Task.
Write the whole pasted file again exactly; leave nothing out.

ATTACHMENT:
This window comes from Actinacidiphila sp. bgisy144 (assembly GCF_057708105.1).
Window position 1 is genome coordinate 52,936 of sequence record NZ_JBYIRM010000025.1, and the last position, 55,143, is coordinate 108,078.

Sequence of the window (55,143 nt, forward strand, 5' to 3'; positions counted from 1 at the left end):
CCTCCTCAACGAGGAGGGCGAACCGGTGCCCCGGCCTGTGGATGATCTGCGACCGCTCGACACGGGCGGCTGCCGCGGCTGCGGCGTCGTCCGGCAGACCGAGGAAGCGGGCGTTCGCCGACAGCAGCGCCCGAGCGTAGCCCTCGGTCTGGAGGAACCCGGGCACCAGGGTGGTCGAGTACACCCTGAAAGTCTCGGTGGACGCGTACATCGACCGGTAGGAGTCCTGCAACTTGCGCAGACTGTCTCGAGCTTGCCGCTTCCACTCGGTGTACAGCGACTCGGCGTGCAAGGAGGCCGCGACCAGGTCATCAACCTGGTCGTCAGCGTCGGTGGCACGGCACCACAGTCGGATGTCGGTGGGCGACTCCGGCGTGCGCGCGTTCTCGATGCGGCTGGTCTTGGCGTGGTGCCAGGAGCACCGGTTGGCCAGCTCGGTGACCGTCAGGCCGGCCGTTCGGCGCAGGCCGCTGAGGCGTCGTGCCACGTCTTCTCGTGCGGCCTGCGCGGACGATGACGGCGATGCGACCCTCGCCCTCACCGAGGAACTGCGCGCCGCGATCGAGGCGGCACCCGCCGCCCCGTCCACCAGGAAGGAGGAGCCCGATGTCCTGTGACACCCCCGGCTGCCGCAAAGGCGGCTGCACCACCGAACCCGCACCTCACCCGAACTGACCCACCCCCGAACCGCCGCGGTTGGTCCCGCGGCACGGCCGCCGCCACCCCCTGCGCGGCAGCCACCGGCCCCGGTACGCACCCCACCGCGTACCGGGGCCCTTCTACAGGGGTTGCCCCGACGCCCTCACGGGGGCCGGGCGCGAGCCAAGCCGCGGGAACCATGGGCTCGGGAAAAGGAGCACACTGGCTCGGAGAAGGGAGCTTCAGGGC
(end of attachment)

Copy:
This window comes from Actinacidiphila sp. bgisy144 (assembly GCF_057708105.1).
Window position 1 is genome coordinate 52,936 of sequence record NZ_JBYIRM010000025.1, and the last position, 55,143, is coordinate 108,078.

Sequence of the window (55,143 nt, forward strand, 5' to 3'; positions counted from 1 at the left end):
CCTCCTCAACGAGGAGGGCGAACCGGTGCCCCGGCCTGTGGATGATCTGCGACCGCTCGACACGGGCGGCTGCCGCGGCTGCGGCGTCGTCCGGCAGACCGAGGAAGCGGGCGTTCGCCGACAGCAGCGCCCGAGCGTAGCCCTCGGTCTGGAGGAACCCGGGCACCAGGGTGGTCGAGTACACCCTGAAAGTCTCGGTGGACGCGTACATCGACCGGTAGGAGTCCTGCAACTTGCGCAGACTGTCTCGAGCTTGCCGCTTCCACTCGGTGTACAGCGACTCGGCGTGCAAGGAGGCCGCGACCAGGTCATCAACCTGGTCGTCAGCGTCGGTGGCACGGCACCACAGTCGGATGTCGGTGGGCGACTCCGGCGTGCGCGCGTTCTCGATGCGGCTGGTCTTGGCGTGGTGCCAGGAGCACCGGTTGGCCAGCTCGGTGACCGTCAGGCCGGCCGTTCGGCGCAGGCCGCTGAGGCGTCGTGCCACGTCTTCTCGTGCGGCCTGCGCGGACGATGACGGCGATGCGACCCTCGCCCTCACCGAGGAACTGCGCGCCGCGATCGAGGCGGCACCCGCCGCCCCGTCCACCAGGAAGGAGGAGCCCGATGTCCTGTGACACCCCCGGCTGCCGCAAAGGCGGCTGCACCACCGAACCCGCACCTCACCCGAACTGACCCACCCCCGAACCGCCGCGGTTGGTCCCGCGGCACGGCCGCCGCCACCCCCTGCGCGGCAGCCACCGGCCCCGGTACGCACCCCACCGCGTACCGGGGCCCTTCTACAGGGGTTGCCCCGACGCCCTCACGGGGGCCGGGCGCGAGCCAAGCCGCGGGAACCATGGGCTCGGGAAAAGGAGCACACTGGCTCGGAGAAGGGAGCTTCAGGGC